TV Review: Cuffs

When the BBC aired an advert for a new, modern police drama called Cuffs, I was unsure. Hadn’t The Bill already set the tone for this kind of thing? Was it wise to create another programme that would see characters tackle crime, criminals and, in some cases, each other?

Absolutely.

Over the course of its eight episode stint, Cuffs consistently brought in over four million viewers every week, thanks to its modern, edgy and incredibly fresh tone, making it a pretty successful show, and something for creator Julie Gearey to be proud of.

The show is set in the bubbly holiday destination of Brighton, and the action revolves around the fictional South Sussex Police force. Every character is fighting their own demons – PC Jake Vickers (Jacob Ifan) is homosexual, PC Ryan Draper (Ashley Walters)  is a widower, DC Carl Hawkins (Shaun Dooley) is a clumsy investigator who tries to please everyone, whilst DI Felix Kane (Paul Ready) is a mysterious singleton who leads an abnormally private personal life. A cast full of alternative and troubled souls all in their own ways, Cuffs has also dealt with serious illnesses, drugs, failed marriages and lack of self belief on the front line.

Not only has Cuffs challenged social morality, whether it be the characters, their actions or the depiction of the British criminal justice system, it has created and sustained believable story lines that wouldn’t be out of place in reality – let alone on television. The series has seen the team at South Sussex Police force uncover a mass supply of drugs, foil a series of muggings on teenage boys, deal with kidnapping attempts and an escapee iguana – all whilst bringing to light the private lives of each and every character.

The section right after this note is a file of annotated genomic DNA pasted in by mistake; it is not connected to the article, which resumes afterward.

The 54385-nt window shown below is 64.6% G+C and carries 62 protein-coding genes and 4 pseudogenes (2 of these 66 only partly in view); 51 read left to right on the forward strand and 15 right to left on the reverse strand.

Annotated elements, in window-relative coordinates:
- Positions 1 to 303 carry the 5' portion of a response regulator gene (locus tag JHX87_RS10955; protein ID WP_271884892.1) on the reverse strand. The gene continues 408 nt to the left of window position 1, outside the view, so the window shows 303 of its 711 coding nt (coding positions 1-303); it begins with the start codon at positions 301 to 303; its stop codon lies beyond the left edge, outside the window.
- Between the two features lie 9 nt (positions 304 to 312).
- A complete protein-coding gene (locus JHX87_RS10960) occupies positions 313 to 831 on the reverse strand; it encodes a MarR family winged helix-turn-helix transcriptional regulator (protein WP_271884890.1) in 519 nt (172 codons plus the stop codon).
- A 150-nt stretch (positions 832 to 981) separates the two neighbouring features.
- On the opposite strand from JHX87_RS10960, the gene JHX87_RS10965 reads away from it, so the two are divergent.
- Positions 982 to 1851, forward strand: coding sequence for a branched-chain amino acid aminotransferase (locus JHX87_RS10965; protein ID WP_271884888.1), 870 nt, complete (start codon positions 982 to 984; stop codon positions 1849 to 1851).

Choosing to set the action in and around Brighton brought together every aspect of the show, whether it be the wonderful aerial camera shots of the sea, or the social context of twenty first century living. Every character is affected by modernistic values – PC Lino Moretti (Alex Carter) lacks physical confidence in himself, whilst the Chief Superintendent Robert Vickers (Peter Sullivan) is continuing his affair with the station’s DS Jo Moffat (Amanda Abbington) whilst his current wife battles cancer. Not to mention that PC Jake is his son. The whole nature of the show serves a symbol for society. How often do we see corruption in the headlines? Affairs? Lack of confidence or self belief that can sometimes, end terribly? All too often, and Cuffs has laid this all bare for us, making us empathise and realise that the show has seriously, deeply and fantastically, rewritten real life.

Every character has had a profound impact on the show, whether it be because of their sexuality, ideas or attitude towards their job fighting crime. Cuffs has portrayed to us what we don’t usually see of policemen and women – their own flaws, that are sometimes very similar to our own.

Words by Paige Bradshaw.

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